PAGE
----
Intelligence, Loneliness, and Solitude

There are different kinds of loneliness, of being alone, and loneliness and solitude are not the same sort of thing, I think. There is the loneliness of ideas, and the loneliness of proximity, there is the loneliness of emotions, and the loneliness of the spirit. One can feel alone in the midst of a crowd as easily as one can feel it when one is solitary. One can feel as though one is an outcast, a stranger, or an alien, even when there are other people around you. You can still feel alone, so alone, as though you are the first and the last of your kind, it’s a different kind of loneliness almost.

There is the loneliness of not having people near you who are alike to you, and this is the burden of the genius, you’re an alien amongst your people if you are without peers, genius needs genius, and that may well be its greatest weakness. You need someone who is as mad, creative, and brilliant as you are, but you really do not wish to admit to it. I don’t know if I am genius, but I have felt the solitude of brilliancy, or at least, not having anyone present with which to share my thoughts with. One does not wish to be the teacher all the time, sometimes one desires to be the student, or of equal standing.

I suppose, the genius is found looking for either a close friendship, or at the very least a worthy opponent. If they are going to compete, or even argue, they want it to be someone who is worthy of losing to. Anything less simply will not do.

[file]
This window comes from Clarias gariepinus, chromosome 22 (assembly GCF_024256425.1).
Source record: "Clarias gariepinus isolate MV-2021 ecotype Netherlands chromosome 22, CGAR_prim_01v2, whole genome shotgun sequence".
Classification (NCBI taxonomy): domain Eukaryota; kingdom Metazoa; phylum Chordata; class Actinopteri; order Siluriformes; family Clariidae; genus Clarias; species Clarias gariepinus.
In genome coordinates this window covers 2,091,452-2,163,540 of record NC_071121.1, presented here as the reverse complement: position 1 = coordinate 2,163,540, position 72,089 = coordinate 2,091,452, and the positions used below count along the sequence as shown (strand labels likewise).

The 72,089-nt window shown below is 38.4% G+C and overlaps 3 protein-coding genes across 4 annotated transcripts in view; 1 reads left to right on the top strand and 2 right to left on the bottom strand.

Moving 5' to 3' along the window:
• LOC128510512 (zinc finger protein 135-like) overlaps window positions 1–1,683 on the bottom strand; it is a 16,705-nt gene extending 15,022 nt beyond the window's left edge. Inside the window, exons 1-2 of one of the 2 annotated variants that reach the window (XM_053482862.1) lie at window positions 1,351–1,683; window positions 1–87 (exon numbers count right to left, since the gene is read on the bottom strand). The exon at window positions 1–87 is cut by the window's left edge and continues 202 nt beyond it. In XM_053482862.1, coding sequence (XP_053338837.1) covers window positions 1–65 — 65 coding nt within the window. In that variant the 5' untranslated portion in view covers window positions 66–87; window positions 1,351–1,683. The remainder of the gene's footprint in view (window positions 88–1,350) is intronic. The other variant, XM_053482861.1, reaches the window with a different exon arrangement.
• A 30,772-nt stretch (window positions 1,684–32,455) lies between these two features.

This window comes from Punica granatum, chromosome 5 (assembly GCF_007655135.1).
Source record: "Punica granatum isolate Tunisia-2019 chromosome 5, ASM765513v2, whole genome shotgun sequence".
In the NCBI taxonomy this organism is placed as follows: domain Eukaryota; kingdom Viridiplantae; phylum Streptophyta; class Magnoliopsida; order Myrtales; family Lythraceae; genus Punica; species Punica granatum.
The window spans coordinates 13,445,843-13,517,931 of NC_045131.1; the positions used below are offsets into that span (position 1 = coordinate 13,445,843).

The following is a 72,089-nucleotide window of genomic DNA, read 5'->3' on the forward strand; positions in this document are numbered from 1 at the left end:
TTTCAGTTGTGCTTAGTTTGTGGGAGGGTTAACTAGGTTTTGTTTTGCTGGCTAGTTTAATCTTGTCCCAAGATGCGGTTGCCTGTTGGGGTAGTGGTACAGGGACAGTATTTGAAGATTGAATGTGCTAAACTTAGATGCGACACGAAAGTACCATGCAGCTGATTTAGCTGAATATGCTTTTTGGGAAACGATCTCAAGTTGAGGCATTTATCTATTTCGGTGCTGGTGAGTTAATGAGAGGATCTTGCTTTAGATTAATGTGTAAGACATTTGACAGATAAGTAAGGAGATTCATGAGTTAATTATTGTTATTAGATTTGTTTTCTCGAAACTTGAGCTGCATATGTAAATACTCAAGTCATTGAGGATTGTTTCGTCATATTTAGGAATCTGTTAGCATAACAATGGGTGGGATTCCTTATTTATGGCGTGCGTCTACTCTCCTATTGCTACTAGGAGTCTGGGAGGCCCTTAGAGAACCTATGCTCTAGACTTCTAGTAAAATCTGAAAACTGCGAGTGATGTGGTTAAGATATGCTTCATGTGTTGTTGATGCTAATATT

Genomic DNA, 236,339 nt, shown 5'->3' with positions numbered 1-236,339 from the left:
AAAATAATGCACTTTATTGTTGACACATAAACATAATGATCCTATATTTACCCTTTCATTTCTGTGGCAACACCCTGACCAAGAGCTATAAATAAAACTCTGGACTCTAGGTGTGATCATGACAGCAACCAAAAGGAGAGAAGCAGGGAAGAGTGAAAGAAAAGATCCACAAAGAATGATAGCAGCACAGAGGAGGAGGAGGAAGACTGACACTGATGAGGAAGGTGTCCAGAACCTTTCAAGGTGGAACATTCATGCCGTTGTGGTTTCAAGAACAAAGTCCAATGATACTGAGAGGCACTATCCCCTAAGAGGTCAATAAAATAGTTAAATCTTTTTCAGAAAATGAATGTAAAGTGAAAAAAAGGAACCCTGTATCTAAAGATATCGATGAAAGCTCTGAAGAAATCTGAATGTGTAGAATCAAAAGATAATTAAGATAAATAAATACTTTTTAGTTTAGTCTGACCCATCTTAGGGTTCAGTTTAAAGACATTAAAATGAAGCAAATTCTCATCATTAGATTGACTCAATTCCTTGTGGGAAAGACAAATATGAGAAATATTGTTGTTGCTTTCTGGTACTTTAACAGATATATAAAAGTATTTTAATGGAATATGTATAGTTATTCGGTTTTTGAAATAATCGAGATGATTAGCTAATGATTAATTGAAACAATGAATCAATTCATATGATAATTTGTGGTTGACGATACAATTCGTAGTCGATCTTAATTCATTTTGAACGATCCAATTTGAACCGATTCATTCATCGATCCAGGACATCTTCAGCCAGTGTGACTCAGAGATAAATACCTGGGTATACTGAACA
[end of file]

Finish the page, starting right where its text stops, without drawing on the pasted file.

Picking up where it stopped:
Part of it is that the genius is inclined to remain alone, simply because they lock the door to their tower, and sit high in the high chambers of it, pondering the secrets of the universe, and wondering why they are alone, when all along, the door has been shut, locked, and unapproachable. Alone, yes, always, yes, and empty. The genius needs friends, I suppose.

For myself, I do have to admit, I do often wonder where is someone I can really open up to, and share with, if I do open up and share with you, it probably means I have a great deal of respect for you and consider you of equal standing with me, especially if I am speaking in a manner like what I write. I have done so on occasion, and have done so more and more, even with people whom I did not imagine I would ever open myself up to, but when the moment came, I did. That is good, I suppose it means I’m either starting to get off my high horse, or that I’m becoming more trusting of people in general. Either way, it is a good thing I think.